Friday, July 9, 2010

The Gadabout

Independence Day proved an interesting one this year. It was not the first time I had celebrated (if celebrating it can be called) my inalienable right to dress in woolen clothing on the 4th of July, but it was the first time I had ever played "Scotland the Brave" in downtown Napa. The band made a good showing, even if reeds (and throats) were getting a bit dry by the end of the parade route.

I had brought a change of clothes with a hazy notion of going. . .somewhere after the parade and getting a few pictures of. . .something. Fortunately, I took a wrong turn early in the day, when I was trying to find the spot where the band was supposed to meet, and found myself crossing Silverado Trail. What was it about the name that sounded so familiar? The answer took the form of a second question, which burst upon me scarce seconds later--How did you forget that Robert Louis Stevenson used to live around here? So, after the parade, and fully aware that no stretch of the imagination was going to qualify what I was doing as a legitimate 4th of July custom, I got back on Silverado Trail and drove up towards St. Helena to see if there was a trace of RLS to be found. There were certainly a good many cars to see. St. Helena was a happenin' place. Still the slowed traffic meant I had plenty of time to see the sign pointing the way to to the Stevenson museum. I chortled in my joy at this stroke of luck; searching for small, rumoured historical sites by dead reckoning is a very chancy business. Of course, I was under no misapprehensions that luck would extend to fantastical lengths and that the museum would be open, but it was still gratifying to find the place, neatly labeled, next to the public library.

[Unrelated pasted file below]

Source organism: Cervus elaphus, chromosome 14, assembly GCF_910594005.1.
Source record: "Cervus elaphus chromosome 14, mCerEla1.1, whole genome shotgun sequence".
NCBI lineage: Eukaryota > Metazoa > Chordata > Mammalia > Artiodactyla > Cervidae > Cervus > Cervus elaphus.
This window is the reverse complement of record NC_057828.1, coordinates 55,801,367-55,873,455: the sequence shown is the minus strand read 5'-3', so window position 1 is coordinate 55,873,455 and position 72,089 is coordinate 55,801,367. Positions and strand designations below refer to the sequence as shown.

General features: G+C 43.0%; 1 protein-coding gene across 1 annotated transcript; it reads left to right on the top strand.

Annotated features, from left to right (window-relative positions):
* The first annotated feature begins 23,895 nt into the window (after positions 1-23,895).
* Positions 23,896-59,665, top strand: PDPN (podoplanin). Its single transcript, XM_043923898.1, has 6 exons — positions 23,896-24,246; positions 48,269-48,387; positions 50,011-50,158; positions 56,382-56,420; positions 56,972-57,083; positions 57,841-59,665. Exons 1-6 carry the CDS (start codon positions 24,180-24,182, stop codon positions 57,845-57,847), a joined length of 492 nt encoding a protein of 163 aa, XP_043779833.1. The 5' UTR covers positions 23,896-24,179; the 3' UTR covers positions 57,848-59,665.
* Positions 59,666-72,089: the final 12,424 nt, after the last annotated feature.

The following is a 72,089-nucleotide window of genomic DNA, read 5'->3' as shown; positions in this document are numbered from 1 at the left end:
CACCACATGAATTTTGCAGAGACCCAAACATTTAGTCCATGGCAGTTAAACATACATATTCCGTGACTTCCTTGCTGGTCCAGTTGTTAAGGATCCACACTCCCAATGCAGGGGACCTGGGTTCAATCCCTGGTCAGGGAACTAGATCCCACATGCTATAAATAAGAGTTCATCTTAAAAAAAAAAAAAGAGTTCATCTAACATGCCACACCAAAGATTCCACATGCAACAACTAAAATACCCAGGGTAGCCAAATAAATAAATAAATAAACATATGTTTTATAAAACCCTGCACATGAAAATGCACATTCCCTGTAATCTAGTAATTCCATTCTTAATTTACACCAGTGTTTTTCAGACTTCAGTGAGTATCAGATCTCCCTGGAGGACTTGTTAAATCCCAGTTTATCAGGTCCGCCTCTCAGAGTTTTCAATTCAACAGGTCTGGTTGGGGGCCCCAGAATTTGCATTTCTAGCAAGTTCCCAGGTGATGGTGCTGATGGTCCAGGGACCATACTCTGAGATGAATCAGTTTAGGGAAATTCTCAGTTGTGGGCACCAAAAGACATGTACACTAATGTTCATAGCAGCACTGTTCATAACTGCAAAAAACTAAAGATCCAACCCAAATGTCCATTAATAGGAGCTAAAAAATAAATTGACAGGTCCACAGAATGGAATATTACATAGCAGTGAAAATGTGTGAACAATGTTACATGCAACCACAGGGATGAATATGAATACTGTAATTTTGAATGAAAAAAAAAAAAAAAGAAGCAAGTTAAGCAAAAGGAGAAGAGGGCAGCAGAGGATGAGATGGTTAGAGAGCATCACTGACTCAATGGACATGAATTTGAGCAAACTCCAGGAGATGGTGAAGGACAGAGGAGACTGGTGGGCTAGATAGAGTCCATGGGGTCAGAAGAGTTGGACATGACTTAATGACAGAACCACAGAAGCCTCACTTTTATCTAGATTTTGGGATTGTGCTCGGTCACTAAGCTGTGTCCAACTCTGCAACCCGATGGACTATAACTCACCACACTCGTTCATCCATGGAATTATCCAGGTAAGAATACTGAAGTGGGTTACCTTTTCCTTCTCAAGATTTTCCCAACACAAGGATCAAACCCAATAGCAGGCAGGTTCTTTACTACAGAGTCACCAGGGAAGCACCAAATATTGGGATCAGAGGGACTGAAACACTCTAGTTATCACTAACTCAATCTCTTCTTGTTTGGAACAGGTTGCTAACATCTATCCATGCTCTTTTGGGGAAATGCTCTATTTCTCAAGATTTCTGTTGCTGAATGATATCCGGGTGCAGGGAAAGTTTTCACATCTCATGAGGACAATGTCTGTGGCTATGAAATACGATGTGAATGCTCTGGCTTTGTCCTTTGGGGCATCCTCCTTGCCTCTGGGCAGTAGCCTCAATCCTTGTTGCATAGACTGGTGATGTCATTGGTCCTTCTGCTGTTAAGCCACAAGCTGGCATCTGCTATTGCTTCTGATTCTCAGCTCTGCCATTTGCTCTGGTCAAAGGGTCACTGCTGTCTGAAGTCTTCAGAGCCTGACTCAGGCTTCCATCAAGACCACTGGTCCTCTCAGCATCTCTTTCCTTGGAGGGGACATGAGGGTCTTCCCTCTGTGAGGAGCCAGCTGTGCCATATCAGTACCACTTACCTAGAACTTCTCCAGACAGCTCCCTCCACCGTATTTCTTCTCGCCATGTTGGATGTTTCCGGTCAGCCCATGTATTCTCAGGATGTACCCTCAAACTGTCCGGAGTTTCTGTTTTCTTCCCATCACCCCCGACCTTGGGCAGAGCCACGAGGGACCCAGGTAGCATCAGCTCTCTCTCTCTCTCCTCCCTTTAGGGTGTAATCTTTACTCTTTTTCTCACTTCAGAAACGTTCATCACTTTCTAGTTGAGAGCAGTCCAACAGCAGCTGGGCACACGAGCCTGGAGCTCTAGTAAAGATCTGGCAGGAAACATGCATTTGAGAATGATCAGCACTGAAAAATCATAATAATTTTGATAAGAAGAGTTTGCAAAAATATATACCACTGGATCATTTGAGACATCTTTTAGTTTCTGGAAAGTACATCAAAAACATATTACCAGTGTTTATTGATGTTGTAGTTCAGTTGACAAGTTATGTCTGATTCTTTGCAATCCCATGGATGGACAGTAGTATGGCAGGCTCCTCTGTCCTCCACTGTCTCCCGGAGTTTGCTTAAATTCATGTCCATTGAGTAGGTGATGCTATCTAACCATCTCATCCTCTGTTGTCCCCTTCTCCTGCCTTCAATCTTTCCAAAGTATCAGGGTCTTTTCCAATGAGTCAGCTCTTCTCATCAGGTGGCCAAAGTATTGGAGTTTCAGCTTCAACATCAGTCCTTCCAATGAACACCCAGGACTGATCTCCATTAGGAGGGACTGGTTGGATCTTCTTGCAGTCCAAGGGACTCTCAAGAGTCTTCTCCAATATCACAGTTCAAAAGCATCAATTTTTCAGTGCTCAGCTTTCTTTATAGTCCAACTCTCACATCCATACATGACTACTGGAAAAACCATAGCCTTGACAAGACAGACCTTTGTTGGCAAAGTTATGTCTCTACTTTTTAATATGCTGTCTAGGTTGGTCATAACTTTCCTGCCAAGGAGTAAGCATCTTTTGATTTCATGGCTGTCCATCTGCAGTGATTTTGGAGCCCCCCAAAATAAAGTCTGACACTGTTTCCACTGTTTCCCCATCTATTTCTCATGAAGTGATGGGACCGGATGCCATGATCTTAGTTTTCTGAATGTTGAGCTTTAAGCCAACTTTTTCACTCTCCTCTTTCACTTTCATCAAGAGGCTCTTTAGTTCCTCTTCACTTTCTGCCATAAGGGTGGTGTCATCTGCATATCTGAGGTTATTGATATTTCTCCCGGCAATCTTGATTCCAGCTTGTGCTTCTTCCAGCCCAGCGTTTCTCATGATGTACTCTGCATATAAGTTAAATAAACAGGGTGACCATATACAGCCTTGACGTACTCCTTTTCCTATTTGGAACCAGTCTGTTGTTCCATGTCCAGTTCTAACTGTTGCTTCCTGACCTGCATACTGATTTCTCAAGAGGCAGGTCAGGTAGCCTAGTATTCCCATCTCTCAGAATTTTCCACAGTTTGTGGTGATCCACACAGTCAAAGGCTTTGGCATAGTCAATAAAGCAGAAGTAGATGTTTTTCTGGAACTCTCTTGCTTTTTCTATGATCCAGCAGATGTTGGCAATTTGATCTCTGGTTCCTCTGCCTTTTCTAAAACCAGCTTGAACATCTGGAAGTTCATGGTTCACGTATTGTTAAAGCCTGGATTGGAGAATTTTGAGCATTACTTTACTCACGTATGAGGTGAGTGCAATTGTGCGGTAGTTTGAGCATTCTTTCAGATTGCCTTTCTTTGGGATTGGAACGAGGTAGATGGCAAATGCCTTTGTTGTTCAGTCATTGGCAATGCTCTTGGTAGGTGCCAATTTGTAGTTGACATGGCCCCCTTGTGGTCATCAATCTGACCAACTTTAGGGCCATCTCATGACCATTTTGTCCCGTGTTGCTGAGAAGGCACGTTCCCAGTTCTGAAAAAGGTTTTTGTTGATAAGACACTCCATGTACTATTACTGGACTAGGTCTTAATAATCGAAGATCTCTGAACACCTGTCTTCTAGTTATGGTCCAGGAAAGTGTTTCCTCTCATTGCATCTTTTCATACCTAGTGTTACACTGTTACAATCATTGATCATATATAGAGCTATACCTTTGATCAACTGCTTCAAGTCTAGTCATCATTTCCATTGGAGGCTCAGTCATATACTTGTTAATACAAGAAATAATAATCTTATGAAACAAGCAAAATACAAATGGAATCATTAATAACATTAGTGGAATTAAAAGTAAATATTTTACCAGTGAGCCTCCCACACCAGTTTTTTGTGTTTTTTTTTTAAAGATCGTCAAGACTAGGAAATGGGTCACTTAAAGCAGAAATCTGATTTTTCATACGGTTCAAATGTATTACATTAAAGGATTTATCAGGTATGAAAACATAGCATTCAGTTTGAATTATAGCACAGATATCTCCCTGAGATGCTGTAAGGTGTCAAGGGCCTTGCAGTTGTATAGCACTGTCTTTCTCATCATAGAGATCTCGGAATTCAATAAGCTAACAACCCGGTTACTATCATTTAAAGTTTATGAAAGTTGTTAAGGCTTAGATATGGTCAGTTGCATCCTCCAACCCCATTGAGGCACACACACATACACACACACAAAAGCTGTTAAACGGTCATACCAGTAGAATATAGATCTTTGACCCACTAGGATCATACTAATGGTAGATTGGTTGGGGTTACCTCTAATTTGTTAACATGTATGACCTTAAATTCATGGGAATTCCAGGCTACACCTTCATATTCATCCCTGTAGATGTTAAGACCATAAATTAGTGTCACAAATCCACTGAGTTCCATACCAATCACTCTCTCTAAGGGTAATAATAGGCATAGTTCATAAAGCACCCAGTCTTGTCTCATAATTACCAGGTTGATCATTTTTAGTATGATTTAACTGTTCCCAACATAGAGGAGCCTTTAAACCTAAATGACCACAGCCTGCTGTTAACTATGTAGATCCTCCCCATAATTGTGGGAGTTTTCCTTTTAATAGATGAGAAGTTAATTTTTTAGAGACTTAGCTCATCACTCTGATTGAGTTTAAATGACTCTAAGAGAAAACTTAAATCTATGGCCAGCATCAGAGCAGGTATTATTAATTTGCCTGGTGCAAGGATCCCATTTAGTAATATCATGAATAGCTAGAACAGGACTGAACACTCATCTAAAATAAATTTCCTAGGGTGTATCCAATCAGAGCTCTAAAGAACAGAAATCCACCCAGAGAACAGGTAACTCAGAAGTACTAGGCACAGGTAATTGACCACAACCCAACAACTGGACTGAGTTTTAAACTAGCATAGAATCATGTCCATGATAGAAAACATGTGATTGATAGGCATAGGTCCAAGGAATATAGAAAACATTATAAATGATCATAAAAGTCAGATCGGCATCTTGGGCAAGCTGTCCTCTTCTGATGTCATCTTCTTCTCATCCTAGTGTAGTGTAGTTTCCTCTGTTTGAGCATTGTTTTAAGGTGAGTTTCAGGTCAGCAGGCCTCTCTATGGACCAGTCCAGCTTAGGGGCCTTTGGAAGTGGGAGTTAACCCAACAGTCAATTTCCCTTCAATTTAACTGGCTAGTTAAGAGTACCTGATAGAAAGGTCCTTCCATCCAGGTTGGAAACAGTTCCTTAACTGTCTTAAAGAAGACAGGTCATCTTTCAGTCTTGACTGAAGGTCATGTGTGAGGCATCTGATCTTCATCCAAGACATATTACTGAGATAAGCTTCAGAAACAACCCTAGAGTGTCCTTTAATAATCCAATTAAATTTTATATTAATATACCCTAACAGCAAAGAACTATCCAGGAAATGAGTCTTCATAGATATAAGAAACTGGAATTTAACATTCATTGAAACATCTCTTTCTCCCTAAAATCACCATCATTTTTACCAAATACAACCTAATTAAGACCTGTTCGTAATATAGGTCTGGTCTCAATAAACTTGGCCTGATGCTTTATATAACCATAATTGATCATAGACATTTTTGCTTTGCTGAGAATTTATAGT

There were small, mud-colored fish quivering in the fountain, and a dozen-odd indulgent yellowjackets were making semi-acquatic landings on the algae at the foot of the horsetail. They were so languid about it that one might have believed it was the insect version of the neighborhood pub; they certainly lingered over their drinks.

Not far from the fountain, a larger sign designated the library and museum, and beyond that was (perhaps not too surprisingly) a small, tidy vineyard.
Having satisfied, as far as I could, my literary curiousity by gazing at the stucco on the outside of the building, one might think I would be content and would head for home. Even I thought that-- but I did not do it. Instead I let myself be seized by an even wilder ambition, and, by rather devious routes, turned the car in a gradually westering direction.